Modern Retro Gaming

the Trophy NES cartridge. Credit to 6502 Collective
During the pandemic, I got a package from a Kickstarter I backed. It was a new video game made by an indie artist called Trophy. I held onto it, waiting to unbox it until after vaccines were widely available and I could go play it with a friend of mine.

The twist? This was a cartridge for the NES, Nintendo’s console that peaked in popularity in the late 80s.

This isn’t a review of Trophy, but it was an absolute delight to play. It was clearly designed by someone who loved the original Mega Man games, and retains similar mechanics and style. Levels are beautifully designed, each with distinct color palettes, and the game soundtrack is lovely.

It’s not uncommon for modern video games to take on a retro or 8-bit style in their graphics for nostalgia, but there are developers who are willing to take it a step further by actually going to build games for the classic hardware.

And there’s just something really cool about brand new games being released for 30+ year old systems.

For one thing, the games tend to be excellent. Systems like the NES are well-understood inside and out now, and developers can build games now that can eek every last bit of performance out of the console. Not only that, but with improved tooling, some solid games can be built with just a single developer (to make this same game in the ’80s would probably have required an order of magnitude more people). David Murray has been particularly prolific in this space, making games targeting Commodore, Apple and DOS systems. His latest game, PETSCII Robots, has wide compatibility and is probably one of the most sophisticated games out there for more primitive systems like the VIC–20 and the PET.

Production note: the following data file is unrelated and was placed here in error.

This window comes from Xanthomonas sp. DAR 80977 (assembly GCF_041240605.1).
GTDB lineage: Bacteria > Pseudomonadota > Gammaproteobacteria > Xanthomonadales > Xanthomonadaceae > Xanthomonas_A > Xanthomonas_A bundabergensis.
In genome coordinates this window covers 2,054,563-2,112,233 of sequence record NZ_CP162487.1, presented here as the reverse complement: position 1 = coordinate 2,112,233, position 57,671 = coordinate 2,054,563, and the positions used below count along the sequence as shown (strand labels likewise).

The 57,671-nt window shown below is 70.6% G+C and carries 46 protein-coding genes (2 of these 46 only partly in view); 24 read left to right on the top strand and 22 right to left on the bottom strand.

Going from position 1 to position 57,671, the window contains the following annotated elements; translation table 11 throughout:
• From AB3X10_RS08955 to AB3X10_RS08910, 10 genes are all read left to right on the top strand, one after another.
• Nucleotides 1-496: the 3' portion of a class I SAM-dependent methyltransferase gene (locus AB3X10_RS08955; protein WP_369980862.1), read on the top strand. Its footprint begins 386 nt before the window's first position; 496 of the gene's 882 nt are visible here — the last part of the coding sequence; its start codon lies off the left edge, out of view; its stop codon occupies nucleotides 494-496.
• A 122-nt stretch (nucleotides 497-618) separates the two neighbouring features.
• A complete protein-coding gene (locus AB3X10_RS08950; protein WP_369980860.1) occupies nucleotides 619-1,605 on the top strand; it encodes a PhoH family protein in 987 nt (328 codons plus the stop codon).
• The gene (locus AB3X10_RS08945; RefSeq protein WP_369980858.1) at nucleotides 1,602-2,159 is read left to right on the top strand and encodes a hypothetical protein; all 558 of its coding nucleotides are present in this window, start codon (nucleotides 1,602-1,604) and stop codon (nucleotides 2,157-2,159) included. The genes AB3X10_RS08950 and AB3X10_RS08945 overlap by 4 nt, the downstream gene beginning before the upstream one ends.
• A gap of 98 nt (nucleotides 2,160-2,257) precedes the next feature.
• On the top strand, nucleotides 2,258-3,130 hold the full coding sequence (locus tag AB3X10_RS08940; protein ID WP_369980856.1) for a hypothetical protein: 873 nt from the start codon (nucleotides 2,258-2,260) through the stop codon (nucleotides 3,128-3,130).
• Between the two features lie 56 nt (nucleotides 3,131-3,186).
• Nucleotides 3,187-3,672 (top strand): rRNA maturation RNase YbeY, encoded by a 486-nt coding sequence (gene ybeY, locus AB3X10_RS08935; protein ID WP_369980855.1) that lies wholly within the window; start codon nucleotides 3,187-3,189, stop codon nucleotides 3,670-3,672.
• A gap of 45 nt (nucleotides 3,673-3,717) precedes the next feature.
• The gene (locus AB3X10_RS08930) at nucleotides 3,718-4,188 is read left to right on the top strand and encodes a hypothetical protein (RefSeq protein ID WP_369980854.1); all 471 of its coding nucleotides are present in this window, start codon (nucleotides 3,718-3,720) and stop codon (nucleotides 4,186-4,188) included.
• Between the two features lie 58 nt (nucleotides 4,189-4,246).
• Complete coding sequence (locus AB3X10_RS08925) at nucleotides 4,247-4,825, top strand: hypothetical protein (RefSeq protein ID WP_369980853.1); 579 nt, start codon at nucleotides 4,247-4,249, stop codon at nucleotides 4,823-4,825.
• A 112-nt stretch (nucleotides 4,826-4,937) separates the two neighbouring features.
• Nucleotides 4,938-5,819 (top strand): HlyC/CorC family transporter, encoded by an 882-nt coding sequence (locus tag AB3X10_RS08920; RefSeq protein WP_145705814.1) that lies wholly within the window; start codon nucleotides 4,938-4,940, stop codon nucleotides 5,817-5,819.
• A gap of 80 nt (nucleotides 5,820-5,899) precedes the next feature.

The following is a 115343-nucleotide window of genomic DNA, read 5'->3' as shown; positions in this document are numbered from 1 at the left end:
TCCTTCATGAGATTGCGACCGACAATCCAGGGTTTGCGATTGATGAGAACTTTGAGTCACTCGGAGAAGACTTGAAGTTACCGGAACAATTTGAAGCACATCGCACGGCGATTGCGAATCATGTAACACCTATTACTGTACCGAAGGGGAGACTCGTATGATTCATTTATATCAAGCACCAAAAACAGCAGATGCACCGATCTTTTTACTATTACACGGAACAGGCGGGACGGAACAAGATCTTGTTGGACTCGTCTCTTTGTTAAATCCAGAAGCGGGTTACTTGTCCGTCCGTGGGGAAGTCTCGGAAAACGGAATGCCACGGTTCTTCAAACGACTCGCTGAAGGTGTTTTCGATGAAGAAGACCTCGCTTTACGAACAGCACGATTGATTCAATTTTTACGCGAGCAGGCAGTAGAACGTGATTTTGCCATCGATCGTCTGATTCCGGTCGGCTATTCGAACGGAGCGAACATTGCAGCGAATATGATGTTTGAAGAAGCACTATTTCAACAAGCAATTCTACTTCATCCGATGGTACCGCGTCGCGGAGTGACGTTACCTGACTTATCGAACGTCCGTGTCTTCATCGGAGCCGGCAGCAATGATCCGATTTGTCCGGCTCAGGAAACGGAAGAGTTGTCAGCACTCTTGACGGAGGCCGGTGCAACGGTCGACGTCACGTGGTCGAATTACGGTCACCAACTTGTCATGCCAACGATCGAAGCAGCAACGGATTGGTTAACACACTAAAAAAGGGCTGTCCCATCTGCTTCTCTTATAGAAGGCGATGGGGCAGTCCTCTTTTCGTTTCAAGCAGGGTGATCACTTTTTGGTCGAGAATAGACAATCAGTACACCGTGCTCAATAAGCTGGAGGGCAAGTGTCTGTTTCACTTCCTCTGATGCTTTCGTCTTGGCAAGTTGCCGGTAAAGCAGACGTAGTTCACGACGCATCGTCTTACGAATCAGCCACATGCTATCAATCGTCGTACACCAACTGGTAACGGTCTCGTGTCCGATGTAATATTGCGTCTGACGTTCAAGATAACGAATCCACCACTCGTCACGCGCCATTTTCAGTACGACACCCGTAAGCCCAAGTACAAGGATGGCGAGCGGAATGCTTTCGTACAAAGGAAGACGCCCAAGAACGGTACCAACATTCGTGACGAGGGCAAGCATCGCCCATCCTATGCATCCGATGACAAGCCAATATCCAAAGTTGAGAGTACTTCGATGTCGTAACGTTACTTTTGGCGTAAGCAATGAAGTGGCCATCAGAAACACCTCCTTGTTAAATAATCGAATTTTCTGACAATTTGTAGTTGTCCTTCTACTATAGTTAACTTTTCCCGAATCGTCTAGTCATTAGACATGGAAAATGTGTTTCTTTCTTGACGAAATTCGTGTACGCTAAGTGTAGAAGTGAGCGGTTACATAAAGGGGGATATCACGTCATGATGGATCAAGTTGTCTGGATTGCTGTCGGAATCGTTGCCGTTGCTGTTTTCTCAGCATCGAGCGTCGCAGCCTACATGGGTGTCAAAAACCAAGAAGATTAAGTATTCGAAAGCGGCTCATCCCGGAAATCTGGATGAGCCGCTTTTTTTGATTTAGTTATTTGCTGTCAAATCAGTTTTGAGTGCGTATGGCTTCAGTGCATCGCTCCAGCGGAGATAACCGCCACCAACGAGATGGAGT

But the thing I love most about games like these is their almost subversive nature. These developers aren’t aiming to make millions of dollars selling these games; that’s nearly impossible given how few of these vintage computers are in use today. The games are here as a labor of love. And thanks to the limitations of the systems, these games are free of the douchebaggery common with modern games, like loot boxes and gambling-like mechanics meant to get you coming back every day to play the game. These games are simple, and their lack of sophisticated graphics demands that the focus be put into good game mechanics.

There’s something I find deeply refreshing about that, and I’m happy to support the makers of these games. @moshboy put it best:

I want shorter games with worse graphics made by people who are paid more to work less and i'm not kidding

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